Fahad, why did you join Broadway?
Daft Punk’s single, "Get Lucky," can be interpreted as a motto for most computer science students: we’re up all night to get lucky. We put in long hours, but we get great jobs afterwards. There’s no other industry with such a high demand for recent graduates. With this in mind during my job search, I wanted to avoid getting swept away by fancy wining and dining (and in the case of Broadway, go-carting and paintballing). As fun as all that is (one of my first interactions with our CEO was shooting him with a paintball), I wanted to figure out a recipe for a company where I could excel and be happy for a long time.
I care about the current state of the company, where it’s going, who I’ll be working with, and how I’ll be able to contribute. I wanted a small company (less than 100 people) growing quickly (planning to become a big company in 5 years); this stage lends itself to leadership roles. I wanted a role that extends beyond programming: the chance to play a part in the conversations that shape the technical problems we’ll later solve. I wanted a company I was convinced could have something huge to offer, even if not immediately. And finally, I wanted a fun group of people. People I’d look forward to seeing every day.
What have you done at Broadway?
A lot! With five other new hires, I built TocExplorer: the primary visual interface for interacting with the TOC. The TOC is the core platform underlying all our products, so every single Broadway employee and customer uses TocExplorer every day.
After that, I worked independently on a series of projects. My last two have ranged from building a low-level device monitoring service using SNMP (a networking protocol) to designing an automated PDF report builder that makes graphs and tables with data from the TOC. Now, I’m working with a customer to integrate and deploy our suite of trading and e-commerce systems.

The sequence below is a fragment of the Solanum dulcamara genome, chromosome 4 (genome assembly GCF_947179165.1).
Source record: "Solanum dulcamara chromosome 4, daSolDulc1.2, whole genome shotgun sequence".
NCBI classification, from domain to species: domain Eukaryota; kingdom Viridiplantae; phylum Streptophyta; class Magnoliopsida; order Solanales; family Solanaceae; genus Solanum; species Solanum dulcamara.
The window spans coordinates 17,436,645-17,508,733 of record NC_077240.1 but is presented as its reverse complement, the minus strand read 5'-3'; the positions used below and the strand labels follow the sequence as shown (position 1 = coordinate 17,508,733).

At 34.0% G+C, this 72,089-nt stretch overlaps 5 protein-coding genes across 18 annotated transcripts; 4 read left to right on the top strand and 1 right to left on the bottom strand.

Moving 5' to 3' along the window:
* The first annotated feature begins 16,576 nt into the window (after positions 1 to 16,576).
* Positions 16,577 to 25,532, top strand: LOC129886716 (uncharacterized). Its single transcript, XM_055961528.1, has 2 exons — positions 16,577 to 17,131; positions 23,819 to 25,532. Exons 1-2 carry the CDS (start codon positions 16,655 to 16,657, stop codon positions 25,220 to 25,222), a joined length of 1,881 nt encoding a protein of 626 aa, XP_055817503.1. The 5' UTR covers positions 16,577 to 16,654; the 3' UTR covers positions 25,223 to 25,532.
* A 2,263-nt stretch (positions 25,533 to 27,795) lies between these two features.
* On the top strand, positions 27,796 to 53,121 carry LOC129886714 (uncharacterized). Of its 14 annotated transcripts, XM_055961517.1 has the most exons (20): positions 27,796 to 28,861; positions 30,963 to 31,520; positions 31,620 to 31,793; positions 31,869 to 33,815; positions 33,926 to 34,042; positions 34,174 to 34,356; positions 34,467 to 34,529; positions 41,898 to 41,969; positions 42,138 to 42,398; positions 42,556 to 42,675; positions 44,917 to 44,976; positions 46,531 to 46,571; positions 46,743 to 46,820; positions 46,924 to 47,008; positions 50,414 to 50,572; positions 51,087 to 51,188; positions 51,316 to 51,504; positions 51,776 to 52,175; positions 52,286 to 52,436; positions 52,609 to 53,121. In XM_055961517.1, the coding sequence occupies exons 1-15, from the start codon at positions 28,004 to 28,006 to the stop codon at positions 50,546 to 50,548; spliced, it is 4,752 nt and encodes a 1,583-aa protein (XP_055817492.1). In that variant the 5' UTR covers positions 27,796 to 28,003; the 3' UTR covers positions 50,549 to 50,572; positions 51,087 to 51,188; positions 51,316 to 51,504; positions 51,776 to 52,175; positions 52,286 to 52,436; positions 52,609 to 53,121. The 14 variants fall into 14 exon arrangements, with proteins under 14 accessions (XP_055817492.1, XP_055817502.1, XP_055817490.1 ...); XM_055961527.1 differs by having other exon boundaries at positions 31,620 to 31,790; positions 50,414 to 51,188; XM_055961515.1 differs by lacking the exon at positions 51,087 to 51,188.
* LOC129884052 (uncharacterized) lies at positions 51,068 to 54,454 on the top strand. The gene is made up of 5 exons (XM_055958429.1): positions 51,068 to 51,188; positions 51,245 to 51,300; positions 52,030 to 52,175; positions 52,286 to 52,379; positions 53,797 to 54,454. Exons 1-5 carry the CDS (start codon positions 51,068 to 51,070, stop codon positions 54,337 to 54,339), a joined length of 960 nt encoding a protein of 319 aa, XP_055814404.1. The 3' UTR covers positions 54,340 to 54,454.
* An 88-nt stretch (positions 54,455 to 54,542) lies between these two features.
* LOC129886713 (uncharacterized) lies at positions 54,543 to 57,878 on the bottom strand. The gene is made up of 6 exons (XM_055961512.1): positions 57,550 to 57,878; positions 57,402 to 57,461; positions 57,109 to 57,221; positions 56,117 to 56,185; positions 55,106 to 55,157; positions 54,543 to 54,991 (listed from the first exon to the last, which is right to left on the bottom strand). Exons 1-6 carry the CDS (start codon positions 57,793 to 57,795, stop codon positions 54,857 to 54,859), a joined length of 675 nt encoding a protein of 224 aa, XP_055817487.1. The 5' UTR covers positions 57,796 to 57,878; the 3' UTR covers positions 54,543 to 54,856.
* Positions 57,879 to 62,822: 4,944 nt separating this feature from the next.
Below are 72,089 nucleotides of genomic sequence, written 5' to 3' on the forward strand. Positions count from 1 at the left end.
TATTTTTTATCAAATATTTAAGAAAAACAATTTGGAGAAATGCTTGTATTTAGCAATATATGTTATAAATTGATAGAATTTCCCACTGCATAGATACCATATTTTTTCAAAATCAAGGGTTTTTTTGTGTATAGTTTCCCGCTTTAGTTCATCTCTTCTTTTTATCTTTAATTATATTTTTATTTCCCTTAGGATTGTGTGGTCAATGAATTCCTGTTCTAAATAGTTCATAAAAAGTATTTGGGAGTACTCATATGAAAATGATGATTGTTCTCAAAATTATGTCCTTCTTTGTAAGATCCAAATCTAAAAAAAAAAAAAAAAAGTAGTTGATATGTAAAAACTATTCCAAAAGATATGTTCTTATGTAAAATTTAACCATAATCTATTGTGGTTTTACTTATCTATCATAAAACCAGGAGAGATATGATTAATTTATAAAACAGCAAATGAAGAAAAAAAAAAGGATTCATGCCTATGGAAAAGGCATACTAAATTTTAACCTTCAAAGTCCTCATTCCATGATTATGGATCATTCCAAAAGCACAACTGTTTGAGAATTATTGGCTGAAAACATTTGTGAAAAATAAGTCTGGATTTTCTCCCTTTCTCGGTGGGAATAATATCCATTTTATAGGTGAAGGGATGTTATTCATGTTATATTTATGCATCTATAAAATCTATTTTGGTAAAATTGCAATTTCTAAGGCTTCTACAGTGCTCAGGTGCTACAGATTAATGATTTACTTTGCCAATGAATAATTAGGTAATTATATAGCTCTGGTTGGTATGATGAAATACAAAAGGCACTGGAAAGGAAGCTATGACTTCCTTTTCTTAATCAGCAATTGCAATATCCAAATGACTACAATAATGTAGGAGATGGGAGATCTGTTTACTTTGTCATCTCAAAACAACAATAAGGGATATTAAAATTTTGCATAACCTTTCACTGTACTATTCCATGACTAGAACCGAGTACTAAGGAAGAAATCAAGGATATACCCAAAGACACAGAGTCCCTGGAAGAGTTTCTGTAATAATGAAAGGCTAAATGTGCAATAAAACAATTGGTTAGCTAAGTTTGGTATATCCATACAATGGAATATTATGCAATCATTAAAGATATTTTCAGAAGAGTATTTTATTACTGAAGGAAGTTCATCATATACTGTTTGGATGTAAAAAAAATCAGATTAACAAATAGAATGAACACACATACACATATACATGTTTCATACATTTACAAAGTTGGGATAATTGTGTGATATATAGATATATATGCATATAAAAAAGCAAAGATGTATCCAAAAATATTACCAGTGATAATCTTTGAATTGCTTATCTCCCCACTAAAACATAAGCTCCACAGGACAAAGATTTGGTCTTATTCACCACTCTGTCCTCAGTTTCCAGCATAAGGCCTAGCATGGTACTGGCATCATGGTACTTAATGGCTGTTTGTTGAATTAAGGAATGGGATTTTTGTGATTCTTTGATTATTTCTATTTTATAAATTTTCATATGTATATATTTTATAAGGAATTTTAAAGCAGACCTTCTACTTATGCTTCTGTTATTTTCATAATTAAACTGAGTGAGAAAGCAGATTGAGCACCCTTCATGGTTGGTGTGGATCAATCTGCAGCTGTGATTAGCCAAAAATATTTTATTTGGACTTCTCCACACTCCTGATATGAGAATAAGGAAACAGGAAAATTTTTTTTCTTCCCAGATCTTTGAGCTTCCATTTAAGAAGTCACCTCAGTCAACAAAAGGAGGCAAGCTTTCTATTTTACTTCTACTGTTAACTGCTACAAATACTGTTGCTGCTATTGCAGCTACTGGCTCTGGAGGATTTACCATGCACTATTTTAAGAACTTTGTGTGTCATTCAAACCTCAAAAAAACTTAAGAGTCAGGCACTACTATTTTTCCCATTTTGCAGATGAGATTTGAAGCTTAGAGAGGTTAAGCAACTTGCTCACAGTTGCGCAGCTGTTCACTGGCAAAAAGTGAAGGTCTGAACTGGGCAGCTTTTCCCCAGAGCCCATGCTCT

How is Broadway different?
I love that we have offices in New York and Austin. Even if I’m based in New York, interacting with and occasionally visiting the Austin office adds such an unusual and awesome dynamic.
Our executive team is transparent about all aspects of the company. They give regular talks updating us on potential deals, topics discussed in board meetings, and the set of technical projects queued up for the year. Obviously, this is all useful information for us to know. But, given that our company is in the growing-really-fast-and-getting-new-business stage, it also gives you rare insight into how a company works and how it evolves as it grows.
Finally, and perhaps most importantly, we have a real product. My earlier recipe for a company could match lots of small software companies, but the TOC and the applications we’ve built on top of it distinguish Broadway. Josh and Tyler grew this company slowly and carefully over the last ten years. I had no idea this kind of company existed—I was brainwashed by only hearing about young investment-fueled Silicon Valley startups. The TOC and all the products we’ve built using it set the stage for a rapid but controlled expansion with new customers and into new spaces. What we offer isn’t some fun app that’ll easily get people excited, but a platform for building systems that can be applied generally to all kinds of problems.